Since the first edition in 1989, people have wondered about this huge solo challenge. You just have to look at the crowds on the pontoons to see how admired these sailors are, these heroes of modern times. It all started 27 years ago. I was there alongside 13 sailors, who were setting off into the unknown. The Southern Ocean with its grey skies, its huge waves and icebergs in the icy mists. The quest for performance came second. The main thing was returning.
During that first edition, the harbour entrance channel in Les Sables was filled with anxious spectators. A violent easterly wind was blowing. It was bitter cold, but the warmth of that crowd could be felt right down to the cockpits. They would find that same warmth when they returned, but they didn’t know that yet.
I was out at sea with them on a spectator boat. I was thinking about the medical kit they had on board. The products were all there in a rather heavy suitcase, but they agreed to take it, telling themselves they wouldn’t need it, but it could come in handy when stacking..
It was partly superstition or maybe just their spirit, but they didn’t want to think about accidents or illnesses. There were already enough things to worry about at sea. Personally, that’s all I could think about. Having sailed for years, I knew that anything could happen at sea. That was confirmed in the following Vendée Globes. It was up to me to plan for them. No one could help them at sea as it was all down to them.
I also knew how unreliable the radio could be. There weren’t any satellite phones yet and no e-mail of course. Communication took time and there was the worry of not understanding properly or not seeing what was really wrong with them. The skippers trusted me and I could not disappoint them.
I took on that responsibility quite naturally. When Philippe Jeantot organised the race, I went to see him in Les Sables to offer my services. He warned me that he was OK with the idea but there was no budget for that and that it was down to me to deal with it. I contacted pharmaceutical labs to get some free samples, which was possible back then. That’s how I put together the thirteen kits. I made myself available around the clock for 4 months.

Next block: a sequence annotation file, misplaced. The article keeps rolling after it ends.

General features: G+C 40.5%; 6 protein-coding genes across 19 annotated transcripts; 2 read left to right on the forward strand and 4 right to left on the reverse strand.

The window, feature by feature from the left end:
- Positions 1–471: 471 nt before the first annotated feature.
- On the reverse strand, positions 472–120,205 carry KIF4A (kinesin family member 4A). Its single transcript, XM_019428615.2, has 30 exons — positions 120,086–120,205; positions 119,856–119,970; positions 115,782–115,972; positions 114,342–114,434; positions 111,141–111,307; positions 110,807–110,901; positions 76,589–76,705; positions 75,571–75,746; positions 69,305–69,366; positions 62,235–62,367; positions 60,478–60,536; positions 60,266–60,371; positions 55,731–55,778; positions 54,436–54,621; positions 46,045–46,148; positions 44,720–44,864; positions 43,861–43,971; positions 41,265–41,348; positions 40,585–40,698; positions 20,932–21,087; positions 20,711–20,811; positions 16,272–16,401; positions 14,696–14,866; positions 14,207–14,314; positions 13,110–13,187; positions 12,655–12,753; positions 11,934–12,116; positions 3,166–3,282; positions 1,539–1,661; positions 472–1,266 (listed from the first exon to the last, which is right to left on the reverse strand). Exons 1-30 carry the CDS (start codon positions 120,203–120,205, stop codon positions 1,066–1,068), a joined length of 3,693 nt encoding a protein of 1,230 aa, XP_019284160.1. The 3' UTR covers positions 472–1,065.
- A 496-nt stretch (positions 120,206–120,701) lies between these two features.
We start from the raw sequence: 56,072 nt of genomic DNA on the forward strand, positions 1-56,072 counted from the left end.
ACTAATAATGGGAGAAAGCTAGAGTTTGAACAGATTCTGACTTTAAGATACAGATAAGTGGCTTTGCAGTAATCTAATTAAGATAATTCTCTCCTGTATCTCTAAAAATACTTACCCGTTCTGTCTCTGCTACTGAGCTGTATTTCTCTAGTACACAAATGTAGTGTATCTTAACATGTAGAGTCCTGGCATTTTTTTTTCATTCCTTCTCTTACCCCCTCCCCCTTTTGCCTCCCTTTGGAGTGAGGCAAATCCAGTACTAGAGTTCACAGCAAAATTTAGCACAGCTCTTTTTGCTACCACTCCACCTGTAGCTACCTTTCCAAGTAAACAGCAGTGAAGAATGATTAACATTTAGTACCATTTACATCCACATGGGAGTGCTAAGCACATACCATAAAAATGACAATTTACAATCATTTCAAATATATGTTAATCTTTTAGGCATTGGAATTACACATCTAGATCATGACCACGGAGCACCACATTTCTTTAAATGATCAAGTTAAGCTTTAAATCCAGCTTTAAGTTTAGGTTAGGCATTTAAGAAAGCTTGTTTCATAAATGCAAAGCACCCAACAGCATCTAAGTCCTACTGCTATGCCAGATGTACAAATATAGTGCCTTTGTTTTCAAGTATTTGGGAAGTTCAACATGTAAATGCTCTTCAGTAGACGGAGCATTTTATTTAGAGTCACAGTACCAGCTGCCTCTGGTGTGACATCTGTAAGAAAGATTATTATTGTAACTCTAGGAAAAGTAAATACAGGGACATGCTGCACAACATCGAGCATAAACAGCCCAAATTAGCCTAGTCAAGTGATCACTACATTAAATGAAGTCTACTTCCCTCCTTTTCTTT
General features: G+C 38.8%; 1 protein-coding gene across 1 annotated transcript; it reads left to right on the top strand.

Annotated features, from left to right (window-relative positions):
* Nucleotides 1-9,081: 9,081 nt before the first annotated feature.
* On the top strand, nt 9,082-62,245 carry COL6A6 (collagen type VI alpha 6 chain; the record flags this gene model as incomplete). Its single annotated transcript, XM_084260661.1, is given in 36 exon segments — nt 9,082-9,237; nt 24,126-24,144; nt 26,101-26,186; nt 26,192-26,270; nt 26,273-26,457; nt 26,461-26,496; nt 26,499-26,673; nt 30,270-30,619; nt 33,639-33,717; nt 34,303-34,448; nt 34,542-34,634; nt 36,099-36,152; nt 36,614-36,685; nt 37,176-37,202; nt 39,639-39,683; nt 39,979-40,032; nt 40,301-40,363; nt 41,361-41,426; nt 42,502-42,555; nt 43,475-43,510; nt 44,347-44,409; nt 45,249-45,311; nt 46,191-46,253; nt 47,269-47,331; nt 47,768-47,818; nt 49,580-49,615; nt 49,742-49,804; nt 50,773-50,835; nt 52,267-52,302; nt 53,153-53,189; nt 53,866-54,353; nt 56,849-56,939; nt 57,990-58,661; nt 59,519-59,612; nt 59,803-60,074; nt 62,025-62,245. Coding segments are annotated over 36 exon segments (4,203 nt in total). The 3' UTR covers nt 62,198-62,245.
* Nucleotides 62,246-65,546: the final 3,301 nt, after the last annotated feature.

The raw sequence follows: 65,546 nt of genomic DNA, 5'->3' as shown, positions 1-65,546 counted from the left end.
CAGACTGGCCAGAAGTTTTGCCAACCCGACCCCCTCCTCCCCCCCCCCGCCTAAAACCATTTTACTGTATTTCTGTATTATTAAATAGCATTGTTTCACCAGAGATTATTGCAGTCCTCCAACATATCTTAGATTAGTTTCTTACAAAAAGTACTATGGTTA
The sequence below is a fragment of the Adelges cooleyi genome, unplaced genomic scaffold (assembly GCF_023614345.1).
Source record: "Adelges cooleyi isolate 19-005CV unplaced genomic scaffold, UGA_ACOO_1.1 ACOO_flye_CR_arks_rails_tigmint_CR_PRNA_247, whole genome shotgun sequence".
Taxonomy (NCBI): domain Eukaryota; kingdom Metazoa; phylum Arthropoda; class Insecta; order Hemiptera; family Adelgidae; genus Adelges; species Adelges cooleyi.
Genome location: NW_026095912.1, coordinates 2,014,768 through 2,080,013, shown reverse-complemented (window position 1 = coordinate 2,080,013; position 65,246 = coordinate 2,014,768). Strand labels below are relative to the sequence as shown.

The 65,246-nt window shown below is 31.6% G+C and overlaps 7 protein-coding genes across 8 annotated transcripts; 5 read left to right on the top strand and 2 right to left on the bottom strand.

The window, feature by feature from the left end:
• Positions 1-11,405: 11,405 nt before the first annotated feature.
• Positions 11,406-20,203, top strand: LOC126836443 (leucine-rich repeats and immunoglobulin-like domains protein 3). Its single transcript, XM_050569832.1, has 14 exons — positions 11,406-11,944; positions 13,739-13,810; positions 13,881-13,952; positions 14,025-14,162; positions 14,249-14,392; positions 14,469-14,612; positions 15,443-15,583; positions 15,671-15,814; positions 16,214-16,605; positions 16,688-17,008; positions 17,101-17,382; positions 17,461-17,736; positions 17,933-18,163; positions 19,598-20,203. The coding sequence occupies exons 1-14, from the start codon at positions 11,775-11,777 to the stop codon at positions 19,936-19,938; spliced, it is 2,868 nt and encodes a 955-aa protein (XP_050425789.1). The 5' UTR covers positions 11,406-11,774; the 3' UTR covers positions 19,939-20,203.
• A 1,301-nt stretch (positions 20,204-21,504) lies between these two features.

But I hadn’t dreamt of the worry and cold sweat, when I faced conditions that needed an immediate response that was simple and efficient. We didn’t know it then, but that first Vendée Globe was going to contribute to understanding the human body in extreme conditions, how to deal with sleep, food, prepare physically and mentally for such events and it led to developments in long distance medical help. Without realising it, those sailors were to teach us a lot about things, which affect us in our daily lives ashore.
© BPCEThanks to compulsory medical training, they are better able today to cope with medical problems. Their monitoring has evolved too with regular health checks. We know today that they are setting off in good shape. If there are problems, satellite transmission of pictures and videos is now a great help. There is still the stress on the eve of these three months at sea. Even after 7 Vendée-Globe races, it is still just as tense. But that is necessary to fulfil my mission and help them see their adventure through.
Dr Jean-Yves CHAUVE